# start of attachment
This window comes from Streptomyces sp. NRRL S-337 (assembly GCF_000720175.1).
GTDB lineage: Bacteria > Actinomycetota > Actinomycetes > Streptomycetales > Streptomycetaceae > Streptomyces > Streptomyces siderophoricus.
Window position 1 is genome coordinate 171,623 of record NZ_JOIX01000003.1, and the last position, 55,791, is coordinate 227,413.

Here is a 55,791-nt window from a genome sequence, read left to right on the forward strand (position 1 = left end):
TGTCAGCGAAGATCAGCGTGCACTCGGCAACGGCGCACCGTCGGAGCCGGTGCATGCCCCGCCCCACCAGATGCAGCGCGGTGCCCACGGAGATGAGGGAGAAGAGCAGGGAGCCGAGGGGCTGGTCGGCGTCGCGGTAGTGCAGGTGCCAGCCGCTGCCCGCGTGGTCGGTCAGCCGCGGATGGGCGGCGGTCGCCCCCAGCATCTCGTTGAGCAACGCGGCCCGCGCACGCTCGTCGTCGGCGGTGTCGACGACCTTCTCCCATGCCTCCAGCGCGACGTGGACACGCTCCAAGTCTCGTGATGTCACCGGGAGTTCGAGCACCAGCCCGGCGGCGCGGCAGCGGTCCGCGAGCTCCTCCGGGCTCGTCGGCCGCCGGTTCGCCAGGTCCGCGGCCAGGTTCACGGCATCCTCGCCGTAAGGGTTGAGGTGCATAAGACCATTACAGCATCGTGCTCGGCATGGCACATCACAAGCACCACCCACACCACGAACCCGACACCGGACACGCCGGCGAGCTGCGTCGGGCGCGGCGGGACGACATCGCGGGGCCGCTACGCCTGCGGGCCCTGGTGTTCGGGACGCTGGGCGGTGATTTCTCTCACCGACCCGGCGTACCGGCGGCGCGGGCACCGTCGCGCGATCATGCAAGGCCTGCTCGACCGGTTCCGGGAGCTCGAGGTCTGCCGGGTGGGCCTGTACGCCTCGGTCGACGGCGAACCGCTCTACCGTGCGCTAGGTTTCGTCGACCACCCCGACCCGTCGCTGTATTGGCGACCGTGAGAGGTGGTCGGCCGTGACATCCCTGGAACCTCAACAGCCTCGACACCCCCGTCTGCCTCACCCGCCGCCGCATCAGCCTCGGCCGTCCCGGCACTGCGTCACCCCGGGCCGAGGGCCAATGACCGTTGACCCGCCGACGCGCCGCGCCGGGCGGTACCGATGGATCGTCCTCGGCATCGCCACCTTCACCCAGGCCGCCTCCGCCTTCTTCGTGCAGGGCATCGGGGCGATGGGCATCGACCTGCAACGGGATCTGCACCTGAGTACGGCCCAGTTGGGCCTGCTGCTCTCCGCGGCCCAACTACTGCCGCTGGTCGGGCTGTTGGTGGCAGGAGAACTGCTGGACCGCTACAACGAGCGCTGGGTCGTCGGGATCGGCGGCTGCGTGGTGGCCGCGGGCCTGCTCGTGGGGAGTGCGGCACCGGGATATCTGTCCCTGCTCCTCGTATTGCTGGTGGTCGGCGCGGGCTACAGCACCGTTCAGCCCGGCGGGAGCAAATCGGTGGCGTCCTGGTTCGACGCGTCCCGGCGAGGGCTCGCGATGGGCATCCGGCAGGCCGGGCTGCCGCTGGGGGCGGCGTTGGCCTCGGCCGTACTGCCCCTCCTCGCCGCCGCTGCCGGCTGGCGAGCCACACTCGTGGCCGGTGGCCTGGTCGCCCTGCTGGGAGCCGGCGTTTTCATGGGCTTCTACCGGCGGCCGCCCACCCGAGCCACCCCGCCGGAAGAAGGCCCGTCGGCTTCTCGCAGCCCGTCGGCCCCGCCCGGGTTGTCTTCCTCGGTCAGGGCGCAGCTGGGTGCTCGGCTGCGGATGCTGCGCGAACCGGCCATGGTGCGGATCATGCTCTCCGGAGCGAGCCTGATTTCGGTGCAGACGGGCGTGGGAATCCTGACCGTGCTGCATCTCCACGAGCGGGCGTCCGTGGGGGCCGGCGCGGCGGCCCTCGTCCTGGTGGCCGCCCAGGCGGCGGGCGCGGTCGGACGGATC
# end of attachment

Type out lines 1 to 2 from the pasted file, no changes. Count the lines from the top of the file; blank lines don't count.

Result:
This window comes from Streptomyces sp. NRRL S-337 (assembly GCF_000720175.1).
GTDB lineage: Bacteria > Actinomycetota > Actinomycetes > Streptomycetales > Streptomycetaceae > Streptomyces > Streptomyces siderophoricus.